I guess I should have thought about looking in the links section. Sorry about that. I knew the maps section was there, Ive looked at them a few times.

  • Comment by elizabeth — July 2, 2010 @ 10:50 pm


    No apologies necessary–just hoping others notice the links and maps. The area covered by these two maps will go onto the website when I have the master scanned next week and can crop a continuous strip. The map is just large enough that–with the camera I have–I can’t get it all in focus at a distance that will work well.

    When the master map is finished, it too will go on the website.

  • Comment by Jim DeWitt — July 8, 2010 @ 11:26 am


    In my misspent youth, I studied geology, getting a minor in it, in fact. About the only use I make of it is trying to imagine the geological processes that give rise to the land forms in fantasy maps like yours. In many cases, it’s impossible; you have to invoke magic to explain the topography (L.E. Modessit did so explicitly in his Recluce series).

    Your map makes geological sense. A terrane consisting of most of Aarenis docked from the south into an existing continent consisting of what’s now the Honnorgat Valley and points north, pushing up the Dwarfmounts. The Aarenis terrane already had the older Eastmounts, much like the eastern hills of India, or eastern coastal hills of Brazil.

    The uplifted sea bottom where the two terranes stitched would be more highly mineralized, which would explain the Gnomes and Dwarves that have colonized the area.

    The uplift created the upper Immer valley. The Westmounts are newer, broader and likely a slip-strike feature like the Alaska Range (although I’d expect more of an arc to them; this is a flat drawing of a curved surface, after all. I’d expect a lot of geologic action – volcanos, earthquakes, rifting – in the Westmounts and the mysterious country to the west of them.

    The new hills in north Pargun do bear the distinctive track of surface features from a “hot spot” like the Yellowstone hot spot or the Hawai’i hot spot, where a plume of mantle breaks through the surface, as the continental plates drift over it. I can see that such a hot spot might appeal to certain classes of magical creatures…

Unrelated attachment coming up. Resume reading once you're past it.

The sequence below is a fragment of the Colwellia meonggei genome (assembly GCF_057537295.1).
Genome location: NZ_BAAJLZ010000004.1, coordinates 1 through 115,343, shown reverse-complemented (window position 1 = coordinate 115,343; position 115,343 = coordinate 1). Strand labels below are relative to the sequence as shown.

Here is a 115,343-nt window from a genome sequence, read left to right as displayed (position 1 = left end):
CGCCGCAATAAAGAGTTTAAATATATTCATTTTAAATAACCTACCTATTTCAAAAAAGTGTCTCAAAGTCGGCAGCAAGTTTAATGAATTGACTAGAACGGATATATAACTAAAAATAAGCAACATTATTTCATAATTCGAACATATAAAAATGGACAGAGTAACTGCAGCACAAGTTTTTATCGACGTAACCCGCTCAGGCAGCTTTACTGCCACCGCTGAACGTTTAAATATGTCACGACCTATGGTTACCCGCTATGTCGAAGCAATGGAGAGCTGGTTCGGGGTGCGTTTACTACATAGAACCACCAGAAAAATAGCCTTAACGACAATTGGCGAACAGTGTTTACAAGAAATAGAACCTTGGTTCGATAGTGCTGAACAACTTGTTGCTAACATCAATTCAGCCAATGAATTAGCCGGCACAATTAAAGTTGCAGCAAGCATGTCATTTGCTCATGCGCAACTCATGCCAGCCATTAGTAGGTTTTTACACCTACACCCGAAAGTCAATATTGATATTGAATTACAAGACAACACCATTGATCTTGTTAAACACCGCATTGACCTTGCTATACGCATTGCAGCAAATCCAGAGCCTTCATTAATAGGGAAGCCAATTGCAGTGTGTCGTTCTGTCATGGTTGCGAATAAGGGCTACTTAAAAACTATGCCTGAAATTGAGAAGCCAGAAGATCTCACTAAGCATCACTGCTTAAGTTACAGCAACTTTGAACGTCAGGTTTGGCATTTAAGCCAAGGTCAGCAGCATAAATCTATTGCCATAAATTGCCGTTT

If I have trespassed over into speculation, feel free to delete this comment, but my congratulations on a fantasy map that makes geologic sense.

  • Comment by elizabeth — July 8, 2010 @ 11:58 am


    I’m glad it makes sense to you. I had some geology courses during my first degree. The OOM map had geologic notes on it but having lost it and being on a deadline, I had to combine the previous maps printed in the books without reference to it. So I’m aware there are some problems, but had no way to fix them as well as I’d hoped. Still, the basic ideas are there. When/if I ever get the surrounding maps done (as far west as another ocean, as far south as central Old Aare) I hope it will still make sense. You’re quite right about Aarenis…the Dwarfmounts are Pyrenees/Alps equivalents. Speculation on geology is fine–it enters the story as setting, not character.

    A lot of Paksworld doesn’t come into the story yet. I don’t know if it ever will. I know there’s an ice cap; I know there are glaciers. On the “adventure” travel shows on PBS, I keep seeing terrain that I invented but it’s also real…a bit here from the Carpathians, a bit there from Bhutan, etc. I take that as proof that the imagination is working with some good paradigms.